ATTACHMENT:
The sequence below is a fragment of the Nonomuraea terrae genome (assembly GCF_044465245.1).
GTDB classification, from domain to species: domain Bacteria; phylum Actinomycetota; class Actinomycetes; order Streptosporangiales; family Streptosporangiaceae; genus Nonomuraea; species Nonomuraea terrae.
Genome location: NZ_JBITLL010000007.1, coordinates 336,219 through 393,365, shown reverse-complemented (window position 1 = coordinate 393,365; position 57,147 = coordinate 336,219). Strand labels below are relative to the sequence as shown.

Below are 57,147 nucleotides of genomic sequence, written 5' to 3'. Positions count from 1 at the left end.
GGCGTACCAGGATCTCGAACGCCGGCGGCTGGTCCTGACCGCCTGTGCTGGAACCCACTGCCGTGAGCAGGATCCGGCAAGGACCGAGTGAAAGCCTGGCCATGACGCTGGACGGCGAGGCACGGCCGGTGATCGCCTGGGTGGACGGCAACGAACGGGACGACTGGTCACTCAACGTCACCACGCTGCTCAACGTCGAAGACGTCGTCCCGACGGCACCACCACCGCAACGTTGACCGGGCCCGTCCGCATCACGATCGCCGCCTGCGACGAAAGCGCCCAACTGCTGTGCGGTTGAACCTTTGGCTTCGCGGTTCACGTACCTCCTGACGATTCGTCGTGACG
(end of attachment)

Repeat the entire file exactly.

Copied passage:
The sequence below is a fragment of the Nonomuraea terrae genome (assembly GCF_044465245.1).
GTDB classification, from domain to species: domain Bacteria; phylum Actinomycetota; class Actinomycetes; order Streptosporangiales; family Streptosporangiaceae; genus Nonomuraea; species Nonomuraea terrae.
Genome location: NZ_JBITLL010000007.1, coordinates 336,219 through 393,365, shown reverse-complemented (window position 1 = coordinate 393,365; position 57,147 = coordinate 336,219). Strand labels below are relative to the sequence as shown.

Below are 57,147 nucleotides of genomic sequence, written 5' to 3'. Positions count from 1 at the left end.
GGCGTACCAGGATCTCGAACGCCGGCGGCTGGTCCTGACCGCCTGTGCTGGAACCCACTGCCGTGAGCAGGATCCGGCAAGGACCGAGTGAAAGCCTGGCCATGACGCTGGACGGCGAGGCACGGCCGGTGATCGCCTGGGTGGACGGCAACGAACGGGACGACTGGTCACTCAACGTCACCACGCTGCTCAACGTCGAAGACGTCGTCCCGACGGCACCACCACCGCAACGTTGACCGGGCCCGTCCGCATCACGATCGCCGCCTGCGACGAAAGCGCCCAACTGCTGTGCGGTTGAACCTTTGGCTTCGCGGTTCACGTACCTCCTGACGATTCGTCGTGACG